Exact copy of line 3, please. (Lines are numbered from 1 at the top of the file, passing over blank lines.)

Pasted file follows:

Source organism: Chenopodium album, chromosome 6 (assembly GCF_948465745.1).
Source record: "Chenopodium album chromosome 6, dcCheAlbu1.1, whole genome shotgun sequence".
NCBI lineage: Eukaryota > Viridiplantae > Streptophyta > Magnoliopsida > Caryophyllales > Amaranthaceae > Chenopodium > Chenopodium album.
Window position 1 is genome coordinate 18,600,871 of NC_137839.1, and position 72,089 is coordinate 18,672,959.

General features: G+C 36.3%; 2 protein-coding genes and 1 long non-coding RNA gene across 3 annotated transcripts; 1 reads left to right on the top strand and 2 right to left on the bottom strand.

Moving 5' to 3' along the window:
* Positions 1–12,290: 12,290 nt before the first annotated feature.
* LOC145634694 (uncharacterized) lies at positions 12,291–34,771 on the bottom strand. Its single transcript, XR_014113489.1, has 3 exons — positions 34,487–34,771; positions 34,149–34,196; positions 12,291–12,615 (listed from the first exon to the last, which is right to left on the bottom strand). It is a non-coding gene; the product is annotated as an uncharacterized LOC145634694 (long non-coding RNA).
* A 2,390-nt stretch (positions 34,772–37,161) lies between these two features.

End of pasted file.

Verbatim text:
NCBI lineage: Eukaryota > Viridiplantae > Streptophyta > Magnoliopsida > Caryophyllales > Amaranthaceae > Chenopodium > Chenopodium album.